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Your memory isn’t as good as you remember. Here’s how to deal with that.

In the popular Harry Potter series, one of the characters (Neville, if I remember correctly) gets a gift of a Rememberall: a magic ball that glows and swirls with magic energy to remind you that you’ve forgotten something important.

The problem is, it doesn’t have a text display (something many of the magic devices at Hogwarts seem to be lacking). It can only tell you that you’ve forgotten something, but it can’t tell you what you’ve forgotten.

For most of us programmers, this thing would be going off all the time.

Remember the Future

There’s no end to all the little things we think will remember later on in the project. But of course, it doesn’t quite work that way. As soon as you find yourself saying, “oh, I’ll remember that later,” stop. You won’t.

There’s a Chinese proverb that says the palest ink is better than the best memory, and that’s exactly right: human memory is notoriously fallible. From introductory psychology classes to police interrogations, experts can have a lot of fun with people proving that their memory isn’t what they think it is. It’s actually pretty easy for your brain to confuse imagined events with real memories. The problem is that memory isn’t written to some static store in the brain like a gigantic disk drive. Instead, each memory is an active process; a small electrochemical machine that can’t stop running or the memory is lost.

And it’s not static at all: every time you access that memory, the memory will be changed a little bit. This happens so often and so automatically that you might consider that every read is a write. In other words, your memories are constantly rewritten in light of your current context: age, experience, worldview, focus, and so on. That incident at your sixth birthday party? It probably didn’t happen that way, and it may not have happened at all. Those decisions you made back at the start of the project? Or even just last week? Do you really remember why you wrote the code the way you did, or why the architecture took that particular direction? Probably not. Your memory has been modified in the meantime, updated with new data and new perceptions.

The solution is to heed the Chinese proverb and use some ink: start and maintain an engineer’s log of notes from design meetings, coding questions and solutions, and so on. You can use one of those composition notebooks that you might have used back in college, or a nice Moleskine, or just a yellow legal pad. I prefer to use something non-electronic (for one thing, it’s harder to modify and revise original notes.) But you might use a set of text files, or a Wiki, to keep notes. That at least has the advantage of being searchable, and possibly time-stamped.

The rule here is simple: if you need to remember it, write it down.

Wait, what?

Nothing is more irritating than being interrupted during the middle of a long coding or debugging session. Once you’ve been interrupted like that, it can take 20 to 30 minutes to get back into your flow and restore your context.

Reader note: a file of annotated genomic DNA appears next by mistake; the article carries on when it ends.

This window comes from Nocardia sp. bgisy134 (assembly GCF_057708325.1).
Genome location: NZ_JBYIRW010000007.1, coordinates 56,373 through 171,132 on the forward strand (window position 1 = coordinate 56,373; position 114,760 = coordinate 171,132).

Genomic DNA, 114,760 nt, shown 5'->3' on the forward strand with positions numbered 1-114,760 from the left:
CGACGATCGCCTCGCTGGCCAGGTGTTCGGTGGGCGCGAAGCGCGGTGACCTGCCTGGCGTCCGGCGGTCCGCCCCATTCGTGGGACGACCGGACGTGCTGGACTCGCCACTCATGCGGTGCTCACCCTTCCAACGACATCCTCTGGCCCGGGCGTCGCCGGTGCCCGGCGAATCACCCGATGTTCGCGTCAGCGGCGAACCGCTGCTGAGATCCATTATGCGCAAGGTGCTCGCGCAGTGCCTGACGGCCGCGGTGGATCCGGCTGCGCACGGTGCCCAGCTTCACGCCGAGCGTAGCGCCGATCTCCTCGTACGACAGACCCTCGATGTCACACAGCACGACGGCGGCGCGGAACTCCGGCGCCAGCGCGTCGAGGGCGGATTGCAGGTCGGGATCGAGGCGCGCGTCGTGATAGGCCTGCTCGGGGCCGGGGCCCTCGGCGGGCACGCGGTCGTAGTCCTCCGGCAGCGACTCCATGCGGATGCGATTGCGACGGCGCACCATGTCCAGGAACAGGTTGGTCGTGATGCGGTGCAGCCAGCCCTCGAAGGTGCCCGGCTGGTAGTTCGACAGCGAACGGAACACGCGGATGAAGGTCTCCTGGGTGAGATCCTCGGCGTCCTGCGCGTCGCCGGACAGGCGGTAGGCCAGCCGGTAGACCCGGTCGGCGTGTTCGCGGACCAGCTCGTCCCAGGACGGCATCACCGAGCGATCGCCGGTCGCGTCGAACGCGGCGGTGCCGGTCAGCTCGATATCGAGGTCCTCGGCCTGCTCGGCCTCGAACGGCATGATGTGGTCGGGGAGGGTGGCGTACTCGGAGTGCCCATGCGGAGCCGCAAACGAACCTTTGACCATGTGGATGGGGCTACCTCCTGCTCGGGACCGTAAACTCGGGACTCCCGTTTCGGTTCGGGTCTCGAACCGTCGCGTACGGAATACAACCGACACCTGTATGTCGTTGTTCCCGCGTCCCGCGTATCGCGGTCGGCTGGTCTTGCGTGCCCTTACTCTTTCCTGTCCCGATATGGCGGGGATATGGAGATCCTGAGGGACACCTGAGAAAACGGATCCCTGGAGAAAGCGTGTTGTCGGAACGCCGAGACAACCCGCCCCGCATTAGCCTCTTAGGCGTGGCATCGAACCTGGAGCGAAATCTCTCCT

Interruptions play havoc on your memory. What were you doing? Or more importantly, what were you going to do next? It can be really hard to remember these things once the interruption is over and you get back to the task.

But there is a technique that can help: you need a task resumption cue. You’re sitting there, deep in your task, and the phone rings. The boss is standing next to your desk. Whatever the interruptor, you’ve got about a second or two to act before the interruption takes full hold over you. Use that time wisely.

Drop a resumption cue—some small bit of text that will help you remember your context when you come back. For instance, you’re in the middle of typing a line of code and the boss pops up like a cubicle-farmed prairie dog wanting to talk to you. Quickly, just type out the thought in your head: what you’re doing and what you need to do next. This doesn’t need to be full sentences or even anything that makes any sense to anyone else. You might end up with something in the code like this:

 int x= add exp handler chk frozbot and xyzzy

You were in the middle of a declaration, but you had just a second to add some text about what you were doing. Now when your interruption goes away (“fell or was pushed”) you can return to your code and more quickly restore your context and resume your task where you left off: “Oh that’s right, I need to finish the exception handle and then go check these other two modules, Frozbot and Xyzzy”

The programmer’s Rememberall is text, plain and simple. Jot yourself a note, leave yourself a task resumption cue, and you’ll be better off than all the wizards at Hogwarts.

Something to think about.

Andy is a Pragmatic Programmer, author of a bunch of books, and dabbles in music and woodworking. Follow him on Twitter at @PragmaticAndy, at his blog andy.pragprog.com, or email him at andy@pragprog.com.

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